The classic center tear can be a powerful weapon for discovering written information. The best demonstration I ever saw was done by Eddie Fields in a Chicago bar in the 1970s. He treated the folded slip with complete indifference as he ripped it up quickly, and casually dropped the pieces into an ashtray. He then lit a cigarette and went on to reveal my thoughts. There was no fumbling, no apparent opportunity to look at the paper and no nervous patter while stalling for time.
In recent years several people have developed and published clever ways of reading the information without actually stealing away the torn center. As far as I know, all of these methods (Richard Osterlind, Bruce Bernstein, and Lee Earle) involve opening the paper and getting a glimpse of the message in the course of tearing it up. This usually involves either squeezing the small center piece, or else inserting the thumb nail into the folds to secretly open it. I have found problems with doing either. Having a dry skin, the paper does not always "cling" to my fingers well enough to enable a positive execution.
I have been told that Gary Kurtz has a clever method, but I have never seen it. Anthony Blake, the Spanish mentalist, also has a way, but I am told his is based on squeezing. Tim Conover does an amazingly quick tear using a business card. His is a variation of the Bernstein approach, I believe.
My method may not be any better than those that already exist but it works well for me. There is no squeezing or fumbling to insert the thumb nail. The message almost pops open of its own accord (not quite, but almost) and you get a clear view of it as you tear it to bits and destroy the evidence.
The tear can be done with any kind of paper, but, like Tim Conover, I prefer to use a business card. Its extra thickness helps to keep the actions clean and sure.
Two other points before I go on to describe the mechanics. First is that the message is not enclosed in a circle in the center of the slip. You draw a line for the person to write on and their word(s) can occupy up to a third of the card. Secondly, when the moment comes to glimpse the message, it will always be the right way up. You will not have to turn it over, or try to decipher it while upside down.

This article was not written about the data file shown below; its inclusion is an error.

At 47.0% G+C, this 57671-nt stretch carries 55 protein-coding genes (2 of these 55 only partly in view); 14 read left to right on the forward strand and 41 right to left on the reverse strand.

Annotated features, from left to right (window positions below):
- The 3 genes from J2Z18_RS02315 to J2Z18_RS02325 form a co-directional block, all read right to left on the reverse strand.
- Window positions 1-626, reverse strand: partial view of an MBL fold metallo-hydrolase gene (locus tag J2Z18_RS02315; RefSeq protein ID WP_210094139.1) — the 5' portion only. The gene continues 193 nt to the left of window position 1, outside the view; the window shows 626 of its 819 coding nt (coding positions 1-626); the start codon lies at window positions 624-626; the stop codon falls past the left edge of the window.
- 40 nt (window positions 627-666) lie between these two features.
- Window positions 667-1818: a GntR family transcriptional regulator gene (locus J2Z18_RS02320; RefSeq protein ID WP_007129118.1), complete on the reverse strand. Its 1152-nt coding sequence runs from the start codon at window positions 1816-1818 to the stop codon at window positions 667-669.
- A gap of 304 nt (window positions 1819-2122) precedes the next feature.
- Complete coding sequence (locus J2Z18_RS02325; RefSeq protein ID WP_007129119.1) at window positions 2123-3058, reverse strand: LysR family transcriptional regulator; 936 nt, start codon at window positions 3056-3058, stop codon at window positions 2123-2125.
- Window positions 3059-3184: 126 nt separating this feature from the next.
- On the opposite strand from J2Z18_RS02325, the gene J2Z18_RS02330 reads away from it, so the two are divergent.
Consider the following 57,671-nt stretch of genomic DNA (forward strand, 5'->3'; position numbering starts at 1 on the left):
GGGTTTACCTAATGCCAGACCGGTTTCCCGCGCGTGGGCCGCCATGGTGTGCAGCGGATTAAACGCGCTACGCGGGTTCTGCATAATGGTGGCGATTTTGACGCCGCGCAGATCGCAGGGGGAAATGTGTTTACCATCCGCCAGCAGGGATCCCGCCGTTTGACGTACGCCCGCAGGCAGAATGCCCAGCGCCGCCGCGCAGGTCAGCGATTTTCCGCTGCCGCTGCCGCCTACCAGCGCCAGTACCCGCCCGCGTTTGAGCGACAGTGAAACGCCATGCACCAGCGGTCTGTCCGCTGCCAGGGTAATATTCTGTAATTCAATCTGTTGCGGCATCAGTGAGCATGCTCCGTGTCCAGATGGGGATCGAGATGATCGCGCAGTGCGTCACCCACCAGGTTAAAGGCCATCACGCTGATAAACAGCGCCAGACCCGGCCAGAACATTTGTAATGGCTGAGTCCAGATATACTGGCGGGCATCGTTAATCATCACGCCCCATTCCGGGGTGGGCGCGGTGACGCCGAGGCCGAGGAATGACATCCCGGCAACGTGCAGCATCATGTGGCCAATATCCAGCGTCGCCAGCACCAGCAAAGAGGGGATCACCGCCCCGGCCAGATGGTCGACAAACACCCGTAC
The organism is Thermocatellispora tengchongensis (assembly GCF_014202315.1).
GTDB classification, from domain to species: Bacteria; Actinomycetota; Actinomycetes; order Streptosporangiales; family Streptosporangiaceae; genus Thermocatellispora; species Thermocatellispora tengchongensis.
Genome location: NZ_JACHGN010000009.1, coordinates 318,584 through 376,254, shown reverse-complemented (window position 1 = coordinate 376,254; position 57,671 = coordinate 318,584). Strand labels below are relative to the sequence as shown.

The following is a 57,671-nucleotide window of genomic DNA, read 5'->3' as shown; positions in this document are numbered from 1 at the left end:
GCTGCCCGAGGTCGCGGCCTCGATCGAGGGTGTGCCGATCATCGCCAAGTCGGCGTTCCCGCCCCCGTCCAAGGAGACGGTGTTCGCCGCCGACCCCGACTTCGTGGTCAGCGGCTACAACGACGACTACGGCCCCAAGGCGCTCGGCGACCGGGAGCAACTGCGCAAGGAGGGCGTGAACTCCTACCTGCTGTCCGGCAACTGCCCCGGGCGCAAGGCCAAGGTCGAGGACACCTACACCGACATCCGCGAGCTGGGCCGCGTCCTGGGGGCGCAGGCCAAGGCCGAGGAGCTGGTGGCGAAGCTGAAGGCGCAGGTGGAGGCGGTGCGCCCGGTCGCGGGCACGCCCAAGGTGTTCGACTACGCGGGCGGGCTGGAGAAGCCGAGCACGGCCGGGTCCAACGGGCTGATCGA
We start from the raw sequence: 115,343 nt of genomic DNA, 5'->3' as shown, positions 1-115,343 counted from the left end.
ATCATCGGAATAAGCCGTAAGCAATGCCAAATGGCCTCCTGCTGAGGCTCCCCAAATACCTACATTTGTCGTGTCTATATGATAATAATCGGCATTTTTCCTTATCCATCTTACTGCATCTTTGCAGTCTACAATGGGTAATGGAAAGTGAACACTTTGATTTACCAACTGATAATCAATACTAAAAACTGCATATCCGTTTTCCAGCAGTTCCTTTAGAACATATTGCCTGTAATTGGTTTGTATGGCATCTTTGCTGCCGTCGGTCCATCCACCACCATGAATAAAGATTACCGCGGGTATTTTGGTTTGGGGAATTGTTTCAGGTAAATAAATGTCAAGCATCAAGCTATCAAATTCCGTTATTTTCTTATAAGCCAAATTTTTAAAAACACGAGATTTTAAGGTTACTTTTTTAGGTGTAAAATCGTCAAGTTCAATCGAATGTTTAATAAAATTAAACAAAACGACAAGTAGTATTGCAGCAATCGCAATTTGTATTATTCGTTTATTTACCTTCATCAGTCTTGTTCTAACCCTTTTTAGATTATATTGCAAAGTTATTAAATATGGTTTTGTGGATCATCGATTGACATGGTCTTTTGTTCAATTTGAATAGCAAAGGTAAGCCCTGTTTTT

Fold a business card in half, as in Figure 1. The plain side is inside. The important detail to notice in the drawing is that the card is folded slightly off center, so there is an overlap of roughly one eighth of an inch.
Next fold the card in half lengthwise as in Figure 2. Now unfold it and draw a line on the inside just below the central crease as shown in Figure 3.
This preparation can be carried out in front of the audience. In fact it is probably best done while everyone is watching, as part of the overall presentation.
Hand the card to the spectator and request him or her to write something. Point to the line, making it clear that this is where the message must go, without actually saying so. Turn your back while the writing is done, and ask the person to refold card when they have finished.
The spectator will naturally fold along the existing creases and return the card to you. Take it back, holding it as in Figure 4 and begin to tear the top piece only where the drawing shows. It is vitally important that the slip is held exactly as depicted, i.e., the long folded edge is to the left and the short one farthest away from you.
Do not glance down at your hands as you tear. Just make some remark about not needing the slip any more, the writing only being to help the assistant consolidate his or her thoughts - or similar garbage.
As soon as you have torn off the upper portion, place it below the other, to the right as in Figure 5. Simultaneously, open out the larger/upper segment bookwise as shown. Your fingers obscure what is happening and as you are not looking at your hands, nobody will be paying close attention to them. As soon as the flap has been fully opened, tear the card in half lengthwise. Note that you do not tear along the crease. Rather, use the first torn-off piece as a guide to indicate where the tear should be made.
Once the tear is complete, place the single piece in the left hand on top of the two pieces in the right. Next, twist everything a quarter turn to the right as in Figure 6. (Note that all the folded ends are to the right.)
Because the card was originally folded off center, the left thumb can cleanly duck under the topmost layer and flip it open like a book. The right fingers completely cover it, preventing the audience from seeing. Again, this must be done without glancing down. The position will be that shown in Figure 7.
Now is when you glimpse the message. Do not look down! Rather, as part of the tearing, bring your hands up until you can read the writing out of the corner of your eye. As soon as you have sighted it, tear down the central crease, ripping the message in half. Place the right hand's piece on the bottom of the packet then tear the whole lot in half. Put the pieces in the right hand on top of those in the left, turning them "face down" in the process, so burying the message in the middle of the fragments.
Drop the whole lot into an ash tray or waste basket and you are clean.
With a little practice you will be able to do the glimpse without breaking the tempo of the tearing. This is very important. A smooth, continuous rhythm is essential.
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